Where does this journal or any journal take you, take me, take us, take anyone? A literary journal is a literary review. I have called this journal a review because I prefer it, maybe in the way I prefer grapefruit juice to orange juice? Or should I say, in the way I prefer ruby red grapefruit juice to the other grapefruit juice?
This review is made up of literary essays and a blog, and in some places on-line is cached as The Essay Review, and in others, it is boxed as The Falling Leaf Review, formerly The Essay Review. You may access it by fallingleafreview.org. Where then does it go, does it arrive, does it take us? What does it–can it–achieve? Questions keep coming. I try to answer them as they arrive. I sometimes only respond, no answers for some questions. Do I intend to avoid answers?
What has this review become before my eyes watching it grow, watching it as it has come to where it is at present. It goes clearly into the world of thinking as a tradition of thinking has been developed by traditions in the west since antiquity. We explore these. Yes, I do not ever know what I think until I write, unless I write–the writing is where I find out how I think. Writing is salvation as it is sanitation, sanitizing me–my sanity is contained herein. All sanity is about sanitation; you do know this, don’t you? To sanitize is to keep sanity. To be sane is to be clean in the mind, right? You get it, don’t you?
What then must we do in face of power and money and decadent politicians and Presidents who are the bitches of Wall Street or protected by Oil gangsters. Do I have an axe to grind with power and monied elites? Of course I do, but I also have observations and critiques as well as explications and expositions in defense of Democracy, upper case by necessity. How could I not? A belief in the power of the People makes what I have to say other than simple diatribes against power from a simple separate person whose lonely voice is swallowed by a cacophony of social noises . . . what then must we do? We take care of the misery in front of us. We know that we can only add our light so others can see better. There is only the writing; everything is subservient to this, the word on the virtual page. I am the editor and the chief writer of the review; I have been the same for others, The October Review, for one. I am a people of one.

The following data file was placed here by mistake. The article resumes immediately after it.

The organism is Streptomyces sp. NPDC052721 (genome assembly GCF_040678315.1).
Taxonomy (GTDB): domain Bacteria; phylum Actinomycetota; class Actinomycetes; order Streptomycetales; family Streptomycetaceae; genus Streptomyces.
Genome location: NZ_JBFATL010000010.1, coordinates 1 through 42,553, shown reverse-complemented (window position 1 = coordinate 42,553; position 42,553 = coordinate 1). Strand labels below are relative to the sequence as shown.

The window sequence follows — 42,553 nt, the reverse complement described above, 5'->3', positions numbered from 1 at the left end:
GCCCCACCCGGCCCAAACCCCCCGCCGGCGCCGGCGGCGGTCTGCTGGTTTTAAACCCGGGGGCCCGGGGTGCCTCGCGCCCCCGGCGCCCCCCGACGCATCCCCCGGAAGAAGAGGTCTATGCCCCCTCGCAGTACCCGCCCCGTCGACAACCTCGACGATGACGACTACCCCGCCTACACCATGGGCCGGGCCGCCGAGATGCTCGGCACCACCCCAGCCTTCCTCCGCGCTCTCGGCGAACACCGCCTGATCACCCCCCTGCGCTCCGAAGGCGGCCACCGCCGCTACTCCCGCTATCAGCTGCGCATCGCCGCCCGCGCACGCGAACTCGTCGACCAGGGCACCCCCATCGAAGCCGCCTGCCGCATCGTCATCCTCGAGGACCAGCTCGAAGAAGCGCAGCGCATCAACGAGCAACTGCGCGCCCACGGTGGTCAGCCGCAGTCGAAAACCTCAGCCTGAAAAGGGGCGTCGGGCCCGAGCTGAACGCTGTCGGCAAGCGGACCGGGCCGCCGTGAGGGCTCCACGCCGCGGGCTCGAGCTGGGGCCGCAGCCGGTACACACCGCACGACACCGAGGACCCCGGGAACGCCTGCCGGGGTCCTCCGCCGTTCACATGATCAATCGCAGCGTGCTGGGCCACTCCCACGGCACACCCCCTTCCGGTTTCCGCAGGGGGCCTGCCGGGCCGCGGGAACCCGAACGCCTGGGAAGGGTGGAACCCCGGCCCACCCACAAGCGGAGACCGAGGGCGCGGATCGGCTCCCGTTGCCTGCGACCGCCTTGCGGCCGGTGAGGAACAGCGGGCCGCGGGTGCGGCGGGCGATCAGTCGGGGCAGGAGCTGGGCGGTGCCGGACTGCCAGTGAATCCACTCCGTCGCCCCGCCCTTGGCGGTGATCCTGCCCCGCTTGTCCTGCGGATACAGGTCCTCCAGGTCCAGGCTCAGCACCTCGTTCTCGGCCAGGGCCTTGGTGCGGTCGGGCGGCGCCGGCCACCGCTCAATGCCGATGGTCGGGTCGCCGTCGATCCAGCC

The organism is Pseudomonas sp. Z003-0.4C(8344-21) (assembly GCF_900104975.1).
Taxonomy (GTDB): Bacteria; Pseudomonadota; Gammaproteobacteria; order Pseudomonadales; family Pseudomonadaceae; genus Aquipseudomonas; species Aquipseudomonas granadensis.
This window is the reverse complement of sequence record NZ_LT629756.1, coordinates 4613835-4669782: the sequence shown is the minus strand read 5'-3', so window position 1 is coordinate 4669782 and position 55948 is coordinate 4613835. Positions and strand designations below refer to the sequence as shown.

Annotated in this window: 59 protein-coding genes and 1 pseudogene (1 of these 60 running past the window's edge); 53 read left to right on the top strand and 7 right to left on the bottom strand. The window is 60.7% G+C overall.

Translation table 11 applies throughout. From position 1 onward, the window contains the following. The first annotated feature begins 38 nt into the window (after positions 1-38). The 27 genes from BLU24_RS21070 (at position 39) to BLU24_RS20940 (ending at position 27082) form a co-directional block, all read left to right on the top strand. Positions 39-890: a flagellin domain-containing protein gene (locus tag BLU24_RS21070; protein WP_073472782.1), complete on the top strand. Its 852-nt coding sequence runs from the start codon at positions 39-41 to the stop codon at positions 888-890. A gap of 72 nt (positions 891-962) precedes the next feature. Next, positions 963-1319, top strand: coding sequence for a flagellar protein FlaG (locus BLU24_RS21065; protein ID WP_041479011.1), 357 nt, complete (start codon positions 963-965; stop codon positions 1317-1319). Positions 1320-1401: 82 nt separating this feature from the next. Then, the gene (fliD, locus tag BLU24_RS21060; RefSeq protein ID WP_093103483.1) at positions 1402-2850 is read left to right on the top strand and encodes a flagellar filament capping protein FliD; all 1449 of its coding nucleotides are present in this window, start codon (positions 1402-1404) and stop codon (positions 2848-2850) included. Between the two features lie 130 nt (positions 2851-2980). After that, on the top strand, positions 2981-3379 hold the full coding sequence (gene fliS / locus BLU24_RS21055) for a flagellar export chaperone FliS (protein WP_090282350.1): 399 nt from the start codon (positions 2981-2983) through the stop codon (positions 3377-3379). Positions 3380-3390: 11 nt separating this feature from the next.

People is a word that demands the upper case here and elsewhere, when we are talking about Jefferson’s We the People. The People are an institution of power in a society, the only one large enough, dense enough, to countermand that of the power of the state. But we the people are fragmented, which wouldn’t be so bad if we could manage our solitary confinement in our skin–we might better handle this fragmentary isolation, molding an archipelago, if we could read and write better and if it had a higher place in our thoughts, a more commanding respect from ourselves.
The fore mentioned simple separate person is often more easily dismissed by power than honest, genuine and passionate critique that employs the energy of a form that has often been used against power and has never really been employed by power. The Literary Essay then is most importantly an organ of Truth, also by necessity in upper case. We need to read and write better and maintain a higher level of respect for those who can really perform the task, if we are going to protect our freedom, manage our democracy for the betterment of all people.